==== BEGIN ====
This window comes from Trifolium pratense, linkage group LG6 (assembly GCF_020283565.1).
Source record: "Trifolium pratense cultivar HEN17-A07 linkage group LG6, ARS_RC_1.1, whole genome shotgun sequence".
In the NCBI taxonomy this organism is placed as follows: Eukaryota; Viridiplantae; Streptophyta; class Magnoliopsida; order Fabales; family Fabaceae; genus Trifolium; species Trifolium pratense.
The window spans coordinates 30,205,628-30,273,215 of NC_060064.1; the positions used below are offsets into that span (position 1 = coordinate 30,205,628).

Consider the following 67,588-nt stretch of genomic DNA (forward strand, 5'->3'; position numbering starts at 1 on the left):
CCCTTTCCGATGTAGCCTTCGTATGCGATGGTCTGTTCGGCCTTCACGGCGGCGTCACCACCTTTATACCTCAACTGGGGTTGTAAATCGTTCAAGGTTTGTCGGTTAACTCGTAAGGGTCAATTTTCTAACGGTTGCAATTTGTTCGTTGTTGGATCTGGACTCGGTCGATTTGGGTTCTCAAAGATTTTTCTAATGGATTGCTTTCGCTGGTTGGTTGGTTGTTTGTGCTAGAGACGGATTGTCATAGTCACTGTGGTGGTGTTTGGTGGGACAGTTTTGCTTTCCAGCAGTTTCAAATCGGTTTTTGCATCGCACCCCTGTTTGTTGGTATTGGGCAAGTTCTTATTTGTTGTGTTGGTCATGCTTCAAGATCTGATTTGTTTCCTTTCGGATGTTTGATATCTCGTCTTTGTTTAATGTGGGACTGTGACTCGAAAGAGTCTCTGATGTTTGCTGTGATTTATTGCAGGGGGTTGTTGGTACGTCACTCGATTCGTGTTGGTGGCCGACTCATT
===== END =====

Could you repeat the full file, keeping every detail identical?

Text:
This window comes from Trifolium pratense, linkage group LG6 (assembly GCF_020283565.1).
Source record: "Trifolium pratense cultivar HEN17-A07 linkage group LG6, ARS_RC_1.1, whole genome shotgun sequence".
In the NCBI taxonomy this organism is placed as follows: Eukaryota; Viridiplantae; Streptophyta; class Magnoliopsida; order Fabales; family Fabaceae; genus Trifolium; species Trifolium pratense.
The window spans coordinates 30,205,628-30,273,215 of NC_060064.1; the positions used below are offsets into that span (position 1 = coordinate 30,205,628).

Consider the following 67,588-nt stretch of genomic DNA (forward strand, 5'->3'; position numbering starts at 1 on the left):
CCCTTTCCGATGTAGCCTTCGTATGCGATGGTCTGTTCGGCCTTCACGGCGGCGTCACCACCTTTATACCTCAACTGGGGTTGTAAATCGTTCAAGGTTTGTCGGTTAACTCGTAAGGGTCAATTTTCTAACGGTTGCAATTTGTTCGTTGTTGGATCTGGACTCGGTCGATTTGGGTTCTCAAAGATTTTTCTAATGGATTGCTTTCGCTGGTTGGTTGGTTGTTTGTGCTAGAGACGGATTGTCATAGTCACTGTGGTGGTGTTTGGTGGGACAGTTTTGCTTTCCAGCAGTTTCAAATCGGTTTTTGCATCGCACCCCTGTTTGTTGGTATTGGGCAAGTTCTTATTTGTTGTGTTGGTCATGCTTCAAGATCTGATTTGTTTCCTTTCGGATGTTTGATATCTCGTCTTTGTTTAATGTGGGACTGTGACTCGAAAGAGTCTCTGATGTTTGCTGTGATTTATTGCAGGGGGTTGTTGGTACGTCACTCGATTCGTGTTGGTGGCCGACTCATT